The photograph on the front of this book is, in a way, a double symbol. Firstly, it presents the Lvovian philosophical milieu around 1925 when its three main figures were Kazimierz Twardowski, Kazimierz Ajdukiewicz, and Roman Ingarden. Secondly, it reflects the tension between the two approaches to philosophy referred to in the title: “Intuition and Analysis.”
The central item of the photograph is the couch on which the three gentlemen are sitting. If we did not respect linguistic purism too much, we could say that they are connected by a common sofa, with the word “sofa” sounding similar to “σοφία:” wisdom, reason, ratio, that is, in technical terms, anti-irrationalism. However, the ideal of wisdom may be realized differently and this is where tensions appear despite general agreement.
Each of the three men is sitting differently: Twardowski and Ingarden have their legs crossed at the ankles; body language experts would perhaps say that they are restraining their “boiling” negative emotions. However, in Twardowski, this is paired with self-confidence (legs spread), and in Ingarden – uncertainty (legs joined). Indeed, Ingarden preferred “deep” phenomenology to Twardowski’s “small” analysis but could not feel safe near the Lvovian master of clarity.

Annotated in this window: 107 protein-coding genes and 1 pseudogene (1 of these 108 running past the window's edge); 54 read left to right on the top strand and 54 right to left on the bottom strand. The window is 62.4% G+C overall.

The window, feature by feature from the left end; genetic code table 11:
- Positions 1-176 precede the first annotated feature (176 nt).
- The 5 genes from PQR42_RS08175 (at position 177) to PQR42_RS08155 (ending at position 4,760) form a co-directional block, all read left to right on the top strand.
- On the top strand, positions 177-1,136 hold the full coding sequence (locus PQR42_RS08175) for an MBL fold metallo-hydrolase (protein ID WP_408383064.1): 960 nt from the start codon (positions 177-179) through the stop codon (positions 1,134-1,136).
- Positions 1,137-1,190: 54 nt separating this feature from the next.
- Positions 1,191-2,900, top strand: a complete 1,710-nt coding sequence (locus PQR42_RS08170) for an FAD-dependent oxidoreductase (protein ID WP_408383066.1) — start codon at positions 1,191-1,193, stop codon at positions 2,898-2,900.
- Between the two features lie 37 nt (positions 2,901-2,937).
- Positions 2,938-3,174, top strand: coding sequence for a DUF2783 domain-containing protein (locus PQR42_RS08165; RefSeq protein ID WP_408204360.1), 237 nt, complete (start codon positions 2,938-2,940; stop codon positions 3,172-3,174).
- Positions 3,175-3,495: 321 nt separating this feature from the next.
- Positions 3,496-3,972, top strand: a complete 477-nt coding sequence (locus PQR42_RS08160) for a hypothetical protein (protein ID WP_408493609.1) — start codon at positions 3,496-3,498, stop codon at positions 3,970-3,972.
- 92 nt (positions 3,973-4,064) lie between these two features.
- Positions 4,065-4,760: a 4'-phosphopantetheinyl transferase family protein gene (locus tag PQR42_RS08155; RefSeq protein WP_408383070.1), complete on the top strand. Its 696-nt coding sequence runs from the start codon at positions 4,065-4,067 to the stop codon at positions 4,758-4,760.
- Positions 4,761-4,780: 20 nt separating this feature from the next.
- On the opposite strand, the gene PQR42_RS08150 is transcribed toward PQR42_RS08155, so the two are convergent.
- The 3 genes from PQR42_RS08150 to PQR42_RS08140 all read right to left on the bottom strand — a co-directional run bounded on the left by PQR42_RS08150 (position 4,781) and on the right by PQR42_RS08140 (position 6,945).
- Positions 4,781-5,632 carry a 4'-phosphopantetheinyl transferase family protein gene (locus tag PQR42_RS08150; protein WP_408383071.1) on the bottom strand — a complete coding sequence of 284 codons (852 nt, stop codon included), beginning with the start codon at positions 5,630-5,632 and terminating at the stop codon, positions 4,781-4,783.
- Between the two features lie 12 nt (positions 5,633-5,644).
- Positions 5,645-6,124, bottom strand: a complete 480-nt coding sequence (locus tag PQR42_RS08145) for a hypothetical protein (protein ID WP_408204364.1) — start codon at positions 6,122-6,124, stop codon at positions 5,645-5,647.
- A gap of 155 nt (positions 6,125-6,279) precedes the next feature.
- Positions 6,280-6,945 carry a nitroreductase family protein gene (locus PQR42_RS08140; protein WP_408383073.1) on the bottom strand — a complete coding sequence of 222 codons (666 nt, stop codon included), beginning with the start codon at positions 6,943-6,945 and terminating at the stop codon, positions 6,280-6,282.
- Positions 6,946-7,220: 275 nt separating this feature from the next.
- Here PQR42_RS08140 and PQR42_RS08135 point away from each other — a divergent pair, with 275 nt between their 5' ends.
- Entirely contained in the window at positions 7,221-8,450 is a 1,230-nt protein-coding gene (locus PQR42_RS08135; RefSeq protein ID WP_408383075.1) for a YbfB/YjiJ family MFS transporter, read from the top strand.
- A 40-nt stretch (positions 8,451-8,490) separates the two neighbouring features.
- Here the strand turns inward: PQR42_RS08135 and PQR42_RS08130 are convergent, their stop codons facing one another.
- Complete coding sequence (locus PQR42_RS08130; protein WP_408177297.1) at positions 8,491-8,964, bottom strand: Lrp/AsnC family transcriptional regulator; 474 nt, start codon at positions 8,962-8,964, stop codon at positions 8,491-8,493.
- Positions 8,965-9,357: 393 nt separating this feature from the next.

Ajdukiewicz, relaxed with his legs and arms crossed, distances himself from them both: he is sitting close to his colleague Ingarden but turned sideways, away from him. He looks with respect at his teacher and father-in-law Twardowski, but sits at a “safe” distance from him. Indeed, Ajdukiewicz’s “sharp-logical” attitude towards philosophical problems differed both from Ingarden’s approach and the “soft -logical” program of Twardowski.
The three philosophers are surrounded by their students; some of them (for instance, Izydora Dąmbska, Leopold Blaustein) are also central figures in this book.
The interpersonal and intertextual relations between Ingarden and the Lvov-Warsaw School examined in this book are not only of a historical character. Even now, they may serve all truth-lovers in finding their own way of dealing with philosophical problems.
Anna Brożek, Aleksandra Horecka, Jacek Jadacki, Ryszard Kleszcz, Dariusz Łukasiewicz, Janusz Maciaszek, Adam Olech, Witold Płotka, Paweł Rojek, Wojciech Rechlewicz, Jacek Wojtysiak, Jan Woleński.